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What happened? I must now be living in the midwest where the snow never goes away. In Colorado, where I used to live, it would snow and within a day or two the sun came out and the snow went away. Not so here.

This place looks familiar, except for the grey, dreary sky, void of blue and brilliant warmth from the sun. The street out front has been covered with ice for weeks now, a phenomena I’m definitely not used to. Having lived in Colorado for sixty five years, I’d say that’s rather rare at this altitude, in fact.

Actually, since writing that, the sun has reappeared, and I can see about half of the asphalt on our street. Thank goodness. My mood plummets in direct correlation to my vitamin D levels from the lack of sunshine.

On the other side of the world, raging brush fires are demolishing Australian homes and wildlife. They have consumed millions of acres, and I would venture to say that very few of us could guess the impact to the rest of the world from the smoke alone, never mind the effects of the scorched earth, lost plants, and wildlife. So scary. I pray rain heads their way, soon. The loss of lives is beyond devastating.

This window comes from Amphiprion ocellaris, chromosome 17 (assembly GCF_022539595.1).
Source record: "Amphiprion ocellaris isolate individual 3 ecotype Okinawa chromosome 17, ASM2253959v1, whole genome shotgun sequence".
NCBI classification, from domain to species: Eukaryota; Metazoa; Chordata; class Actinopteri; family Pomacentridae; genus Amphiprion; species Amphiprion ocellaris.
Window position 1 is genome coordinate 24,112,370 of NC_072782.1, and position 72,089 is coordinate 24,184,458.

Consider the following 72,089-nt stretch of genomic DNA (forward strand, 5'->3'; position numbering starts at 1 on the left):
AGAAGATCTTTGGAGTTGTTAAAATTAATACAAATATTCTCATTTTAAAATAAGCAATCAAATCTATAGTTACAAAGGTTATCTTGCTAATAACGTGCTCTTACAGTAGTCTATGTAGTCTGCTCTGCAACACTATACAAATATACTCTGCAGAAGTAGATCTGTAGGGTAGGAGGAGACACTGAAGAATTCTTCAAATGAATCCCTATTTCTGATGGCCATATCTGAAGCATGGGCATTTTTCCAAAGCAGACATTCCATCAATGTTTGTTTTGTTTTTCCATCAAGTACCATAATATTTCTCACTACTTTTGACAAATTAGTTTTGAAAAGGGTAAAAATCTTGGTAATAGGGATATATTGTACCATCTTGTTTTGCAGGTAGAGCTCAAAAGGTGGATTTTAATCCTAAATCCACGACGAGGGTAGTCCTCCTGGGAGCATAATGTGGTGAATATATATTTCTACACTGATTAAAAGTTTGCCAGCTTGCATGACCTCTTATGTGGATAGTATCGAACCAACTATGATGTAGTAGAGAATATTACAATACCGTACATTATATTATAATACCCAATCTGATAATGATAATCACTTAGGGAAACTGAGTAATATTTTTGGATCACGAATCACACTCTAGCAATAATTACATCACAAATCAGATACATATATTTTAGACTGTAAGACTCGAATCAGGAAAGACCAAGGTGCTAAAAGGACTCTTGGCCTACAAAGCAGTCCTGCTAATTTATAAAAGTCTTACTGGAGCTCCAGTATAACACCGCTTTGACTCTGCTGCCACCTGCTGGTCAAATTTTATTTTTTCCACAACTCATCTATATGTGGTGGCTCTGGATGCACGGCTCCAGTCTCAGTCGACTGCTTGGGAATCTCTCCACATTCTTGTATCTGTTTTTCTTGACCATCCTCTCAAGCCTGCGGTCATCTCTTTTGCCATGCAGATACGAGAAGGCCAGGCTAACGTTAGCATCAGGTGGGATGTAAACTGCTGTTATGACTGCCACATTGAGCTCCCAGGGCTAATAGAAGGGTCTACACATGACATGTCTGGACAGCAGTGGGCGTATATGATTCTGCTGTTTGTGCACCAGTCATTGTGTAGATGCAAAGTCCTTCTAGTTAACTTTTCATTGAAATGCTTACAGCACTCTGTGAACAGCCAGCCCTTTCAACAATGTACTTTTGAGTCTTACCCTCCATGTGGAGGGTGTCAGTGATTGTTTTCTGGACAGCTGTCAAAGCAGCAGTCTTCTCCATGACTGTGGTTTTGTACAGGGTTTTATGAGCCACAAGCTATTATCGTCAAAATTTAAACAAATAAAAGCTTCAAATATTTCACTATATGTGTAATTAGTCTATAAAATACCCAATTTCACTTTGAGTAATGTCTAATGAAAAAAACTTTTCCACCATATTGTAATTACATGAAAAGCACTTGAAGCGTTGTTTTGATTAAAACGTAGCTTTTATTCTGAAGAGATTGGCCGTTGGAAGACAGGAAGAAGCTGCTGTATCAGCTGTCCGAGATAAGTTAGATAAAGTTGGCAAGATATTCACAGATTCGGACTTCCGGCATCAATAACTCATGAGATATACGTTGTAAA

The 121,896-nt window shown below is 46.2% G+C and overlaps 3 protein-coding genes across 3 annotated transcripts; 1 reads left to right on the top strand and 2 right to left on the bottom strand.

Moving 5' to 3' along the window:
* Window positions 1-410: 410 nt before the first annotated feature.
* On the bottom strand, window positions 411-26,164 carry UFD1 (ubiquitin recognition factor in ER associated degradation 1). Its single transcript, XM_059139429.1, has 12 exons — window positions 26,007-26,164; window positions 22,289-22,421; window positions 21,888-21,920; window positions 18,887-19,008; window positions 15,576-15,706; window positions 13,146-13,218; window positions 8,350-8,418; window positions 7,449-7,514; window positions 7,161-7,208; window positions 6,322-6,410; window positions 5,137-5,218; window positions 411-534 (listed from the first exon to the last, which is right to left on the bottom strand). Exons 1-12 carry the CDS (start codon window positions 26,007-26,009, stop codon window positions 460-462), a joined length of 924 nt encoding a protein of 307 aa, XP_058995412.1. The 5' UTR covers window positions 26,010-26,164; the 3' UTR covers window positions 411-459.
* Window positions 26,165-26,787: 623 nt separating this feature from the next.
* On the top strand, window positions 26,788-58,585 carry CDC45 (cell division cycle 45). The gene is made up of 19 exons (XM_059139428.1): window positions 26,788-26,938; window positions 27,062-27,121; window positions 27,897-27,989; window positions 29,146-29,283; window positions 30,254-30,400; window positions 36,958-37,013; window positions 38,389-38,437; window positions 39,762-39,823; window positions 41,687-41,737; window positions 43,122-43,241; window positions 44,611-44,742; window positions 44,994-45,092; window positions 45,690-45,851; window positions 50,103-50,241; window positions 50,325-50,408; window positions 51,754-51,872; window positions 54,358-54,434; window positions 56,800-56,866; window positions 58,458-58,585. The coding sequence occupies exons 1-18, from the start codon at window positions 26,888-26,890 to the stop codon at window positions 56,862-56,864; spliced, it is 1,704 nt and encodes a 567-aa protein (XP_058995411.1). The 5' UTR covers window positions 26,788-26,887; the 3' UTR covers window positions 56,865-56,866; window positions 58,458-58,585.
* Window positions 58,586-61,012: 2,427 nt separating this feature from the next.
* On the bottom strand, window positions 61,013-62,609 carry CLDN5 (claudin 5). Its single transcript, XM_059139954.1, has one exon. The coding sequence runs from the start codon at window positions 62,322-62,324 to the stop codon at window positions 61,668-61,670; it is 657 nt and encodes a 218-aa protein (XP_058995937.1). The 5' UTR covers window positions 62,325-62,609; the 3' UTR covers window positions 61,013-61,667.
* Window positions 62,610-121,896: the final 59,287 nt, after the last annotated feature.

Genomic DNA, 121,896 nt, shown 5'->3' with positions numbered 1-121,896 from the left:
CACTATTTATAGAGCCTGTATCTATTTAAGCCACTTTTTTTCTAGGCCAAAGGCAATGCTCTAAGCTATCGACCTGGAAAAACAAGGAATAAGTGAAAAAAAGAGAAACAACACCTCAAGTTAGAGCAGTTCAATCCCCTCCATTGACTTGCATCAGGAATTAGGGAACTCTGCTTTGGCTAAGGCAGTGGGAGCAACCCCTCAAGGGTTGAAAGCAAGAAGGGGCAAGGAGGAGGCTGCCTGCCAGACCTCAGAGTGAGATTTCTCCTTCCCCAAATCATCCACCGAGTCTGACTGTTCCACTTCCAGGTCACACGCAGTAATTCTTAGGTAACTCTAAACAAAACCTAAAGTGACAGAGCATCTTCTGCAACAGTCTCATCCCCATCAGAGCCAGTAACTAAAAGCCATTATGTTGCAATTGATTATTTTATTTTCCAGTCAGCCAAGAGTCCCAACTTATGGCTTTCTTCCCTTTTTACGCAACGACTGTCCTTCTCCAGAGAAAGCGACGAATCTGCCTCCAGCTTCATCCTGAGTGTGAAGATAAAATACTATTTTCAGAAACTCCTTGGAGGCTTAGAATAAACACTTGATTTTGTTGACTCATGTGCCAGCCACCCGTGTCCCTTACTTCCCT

My son came and helped me prune the mature apple tree out front. I’m so grateful to have that big job out of the way. Of course, I forgot to have him take down one tree I’m going to replace in the back yard, but it’s small enough I can saw it down by hand. The big one out front – not so much. There is still some dead-heading to do in the flower beds, but until this snow goes away, it can’t happen. That means I can start the 2000 piece puzzle my son-in-law gave me for Christmas. (Torture?) It will take me all winter – that much I can tell looking at the box. Ah well, I’ll put M*A*S*H reruns on.

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Peace on Earth

Peace on Earth

What prophetic words were written into that song. Not peace in this or that country, but for the whole planet, for all of us. Sing praises to those with such a vision, courage, and kind heart. Praise to those who work tirelessly toward that end, Doctors Without Borders, The Red Cross, Heifer International, the list goes on and on. Thank You!

This is my last blog for 2019, so here are my final blog thoughts for the year. I wish for you to have a prosperous and healthy New Year. I wish all of you safe travels in the coming year. I wish for love to conquer, and common sense to prevail. At the moment, I’m wishing for sunshine, but hey, nobody said I’m perfect.